menial discharge is present. These baths have a local, as well as
general, tonic effect. The second method consists in the constant nae,
at least during the day, of a belt, which embraces the pelvis, fitting
closely over, the great trochanters, and keeping them at a constant
height, so as to bind the parts together, and prevent that continual
unsteadiness of the body which results from the loose connections of
the heads of the thigh-bones. For the proper fulfilment of these in-
dications, certain precautions are necessary in the construction of this
cincture ; in the first place, it should occupy the narrow interval be-
tween the crest of the ilium and great trochanters, completely filling
this space, and therefore being about three or four fingers' breadth,
accoraing to the age and size of the patient It should further be
well padded with wool or cotton, and covered with doe-skin, so that
it may not abrade the parts to which it is applied ; and there shoald
be a piece let in on either side, so as to receive and support the tro-
chanters without entirely covering them ; it should be buckled behind,
and padded straps be carried under the thigh, and across the tuberosity
of the ischium, on either side, to prevent the zone from slipping up.
I do not mean to assert that I have ever succeeded in completely get-
ting rid of the inconveniences of congenital dislocations of the thigh-
bones, but I have prevented their increasing, and have rendered
supportable what I could not cure. The testimony of some patients
to the value of this treatment has been of a most unequivocal charac-
ter; for being worried by the pressure of the belt^ they have laid it
aside, but have speedily restored it again, as the;^ found that withoot
it they had neither a sense of firmness in the hip, nor confidence in

In relation to which opinions the same excellent writer subsequently
made the following candid admission: ''I at first thought that no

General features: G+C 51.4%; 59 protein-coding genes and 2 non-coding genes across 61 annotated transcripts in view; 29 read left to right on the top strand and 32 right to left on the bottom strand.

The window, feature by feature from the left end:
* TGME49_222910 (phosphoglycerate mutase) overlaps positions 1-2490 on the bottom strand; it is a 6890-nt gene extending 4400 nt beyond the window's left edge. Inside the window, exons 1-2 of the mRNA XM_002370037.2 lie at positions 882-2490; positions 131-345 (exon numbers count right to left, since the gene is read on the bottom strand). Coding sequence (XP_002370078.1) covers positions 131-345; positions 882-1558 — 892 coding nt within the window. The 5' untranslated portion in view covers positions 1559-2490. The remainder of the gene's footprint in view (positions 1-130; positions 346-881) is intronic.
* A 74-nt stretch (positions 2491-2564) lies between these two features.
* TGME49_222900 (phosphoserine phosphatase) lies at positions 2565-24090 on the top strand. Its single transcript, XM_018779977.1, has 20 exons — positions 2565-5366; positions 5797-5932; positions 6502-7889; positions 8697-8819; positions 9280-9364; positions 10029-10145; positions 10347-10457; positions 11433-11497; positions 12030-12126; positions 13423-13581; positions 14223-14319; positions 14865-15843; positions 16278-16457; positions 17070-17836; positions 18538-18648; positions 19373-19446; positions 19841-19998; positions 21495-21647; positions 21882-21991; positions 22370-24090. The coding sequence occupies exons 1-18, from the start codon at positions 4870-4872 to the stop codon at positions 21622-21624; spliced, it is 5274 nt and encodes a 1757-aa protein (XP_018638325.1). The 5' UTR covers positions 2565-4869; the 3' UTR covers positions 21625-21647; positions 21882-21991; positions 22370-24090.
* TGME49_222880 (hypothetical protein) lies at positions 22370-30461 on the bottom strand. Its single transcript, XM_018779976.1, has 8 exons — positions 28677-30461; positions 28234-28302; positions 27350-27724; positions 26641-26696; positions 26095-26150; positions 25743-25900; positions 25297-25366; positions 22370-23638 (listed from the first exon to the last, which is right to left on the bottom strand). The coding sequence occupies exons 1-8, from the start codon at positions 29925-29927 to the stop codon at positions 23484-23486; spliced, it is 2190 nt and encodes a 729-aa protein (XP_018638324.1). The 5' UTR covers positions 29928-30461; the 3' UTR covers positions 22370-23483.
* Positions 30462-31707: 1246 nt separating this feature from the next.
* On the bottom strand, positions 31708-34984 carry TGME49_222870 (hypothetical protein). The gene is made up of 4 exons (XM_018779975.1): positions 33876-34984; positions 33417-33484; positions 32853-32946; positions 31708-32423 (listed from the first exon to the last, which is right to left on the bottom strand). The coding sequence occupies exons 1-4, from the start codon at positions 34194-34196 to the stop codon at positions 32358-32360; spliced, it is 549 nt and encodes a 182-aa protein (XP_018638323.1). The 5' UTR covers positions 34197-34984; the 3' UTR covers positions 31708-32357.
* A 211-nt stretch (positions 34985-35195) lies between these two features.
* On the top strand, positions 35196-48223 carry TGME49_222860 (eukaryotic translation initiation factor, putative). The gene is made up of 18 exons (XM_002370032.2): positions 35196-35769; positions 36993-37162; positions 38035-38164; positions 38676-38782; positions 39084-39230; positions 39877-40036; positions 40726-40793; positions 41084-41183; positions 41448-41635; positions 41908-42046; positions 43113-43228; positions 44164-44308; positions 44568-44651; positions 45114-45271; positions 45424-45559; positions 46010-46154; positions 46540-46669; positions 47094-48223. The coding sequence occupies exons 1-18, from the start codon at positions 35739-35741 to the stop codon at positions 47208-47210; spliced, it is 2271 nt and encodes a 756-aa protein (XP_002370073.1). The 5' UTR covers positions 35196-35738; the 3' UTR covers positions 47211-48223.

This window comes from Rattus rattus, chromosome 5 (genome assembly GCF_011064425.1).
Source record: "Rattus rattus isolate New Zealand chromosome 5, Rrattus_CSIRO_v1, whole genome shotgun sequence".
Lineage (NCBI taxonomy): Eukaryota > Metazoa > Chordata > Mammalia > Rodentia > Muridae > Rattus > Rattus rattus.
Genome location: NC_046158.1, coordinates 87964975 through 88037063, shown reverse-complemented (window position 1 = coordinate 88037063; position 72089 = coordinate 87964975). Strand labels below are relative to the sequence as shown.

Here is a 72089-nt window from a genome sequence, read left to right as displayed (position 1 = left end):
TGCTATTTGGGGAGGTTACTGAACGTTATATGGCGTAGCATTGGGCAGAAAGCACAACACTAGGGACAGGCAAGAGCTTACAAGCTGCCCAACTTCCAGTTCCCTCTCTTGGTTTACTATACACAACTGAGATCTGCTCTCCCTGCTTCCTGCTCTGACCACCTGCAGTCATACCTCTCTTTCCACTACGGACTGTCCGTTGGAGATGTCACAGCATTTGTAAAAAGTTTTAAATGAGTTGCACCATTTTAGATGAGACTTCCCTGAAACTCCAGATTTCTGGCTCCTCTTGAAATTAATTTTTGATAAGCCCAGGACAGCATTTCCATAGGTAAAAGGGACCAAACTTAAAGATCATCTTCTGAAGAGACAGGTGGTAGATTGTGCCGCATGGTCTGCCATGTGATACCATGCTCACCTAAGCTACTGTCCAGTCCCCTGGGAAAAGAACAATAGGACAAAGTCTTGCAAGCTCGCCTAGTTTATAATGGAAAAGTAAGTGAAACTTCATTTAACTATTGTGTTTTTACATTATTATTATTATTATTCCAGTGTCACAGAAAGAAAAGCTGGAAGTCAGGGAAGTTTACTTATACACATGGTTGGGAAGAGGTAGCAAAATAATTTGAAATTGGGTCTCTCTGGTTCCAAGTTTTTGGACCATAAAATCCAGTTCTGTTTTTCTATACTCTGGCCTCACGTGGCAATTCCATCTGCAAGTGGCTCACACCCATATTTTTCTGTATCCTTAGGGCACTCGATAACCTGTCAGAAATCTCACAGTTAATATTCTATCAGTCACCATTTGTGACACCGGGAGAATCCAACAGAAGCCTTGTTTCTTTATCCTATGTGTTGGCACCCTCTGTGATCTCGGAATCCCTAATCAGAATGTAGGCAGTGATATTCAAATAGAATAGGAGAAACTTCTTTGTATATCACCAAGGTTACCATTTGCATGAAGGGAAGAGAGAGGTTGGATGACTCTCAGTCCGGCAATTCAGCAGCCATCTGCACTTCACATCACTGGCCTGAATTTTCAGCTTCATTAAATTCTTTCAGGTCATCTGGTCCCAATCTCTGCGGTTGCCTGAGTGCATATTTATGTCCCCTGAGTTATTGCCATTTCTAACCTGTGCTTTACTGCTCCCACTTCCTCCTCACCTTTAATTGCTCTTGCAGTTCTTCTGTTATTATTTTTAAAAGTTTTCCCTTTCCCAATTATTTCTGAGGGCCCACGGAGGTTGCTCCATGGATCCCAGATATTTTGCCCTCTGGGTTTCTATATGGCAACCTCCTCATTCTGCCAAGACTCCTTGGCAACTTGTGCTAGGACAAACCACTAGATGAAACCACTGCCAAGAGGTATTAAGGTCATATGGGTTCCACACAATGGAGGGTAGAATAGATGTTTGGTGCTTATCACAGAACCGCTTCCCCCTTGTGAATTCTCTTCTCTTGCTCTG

benefit would be derived in these cases from the employment of con-
tinual traction on the lower extremities, for reasons already stated;
but the experiments of MM. Lafond and DuvAl tend to throw some
doubt on the correctness of this conclusion. These distinguished
practitioners tested the influence of extension, in their orthopsodic in-
stitution, on a child eight or nine years of age, who was the subject
of double congenital dislocation of the hip ; after the uninterrupted
employment of this treatment for some weeks, I satisfied myself that
the limbs had resumed their natural length and direction ; but I was
not a little astonished to find that, after extension had been persisted
in for three or four months continuously, the greater part of the bene-
ficial results remained for several weeks undiminished. It would be
idle, it is true, to generalize on this single case; but as an isolated
example of the utility of extension it is interesting, and it may be the
forerunner of more important results."*

Since which time Humbert and Jacquier, who, as well as Duval
and Lafond, confined themselves to the treatment of deformities, claim
to have met with equal success in the management of these cases bjr

» Dupuytren, cp. cit., pp. 176-178

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extension alone; and, still more lately, Gu^rin of Paris, and Pravaz
of Lyons, by the adoption of the same general principle more^r less
modified, have added new triumphs, and greatly enlarged its applica-

The means recommended and practised by Gu^rin, are : first, pre-
paratory extension destined to elongate the muscles as much as pos-
sible ; second, subcutaneous section of the muscles which mechanical
extension has not sufficiently elongated ; third, extension of the liga-
ments, and even, if extension does not suffice, their subcutaneous sec-
tion ; fourth, manoeuvres destined to efiect reduction ; fifth, treatment
designed to consolidate the reduction, and consisting in the applica-
tion of the apparatus proper to maintain the extension and separation
of the divided tissues, and to retain the head of the femur in its place ;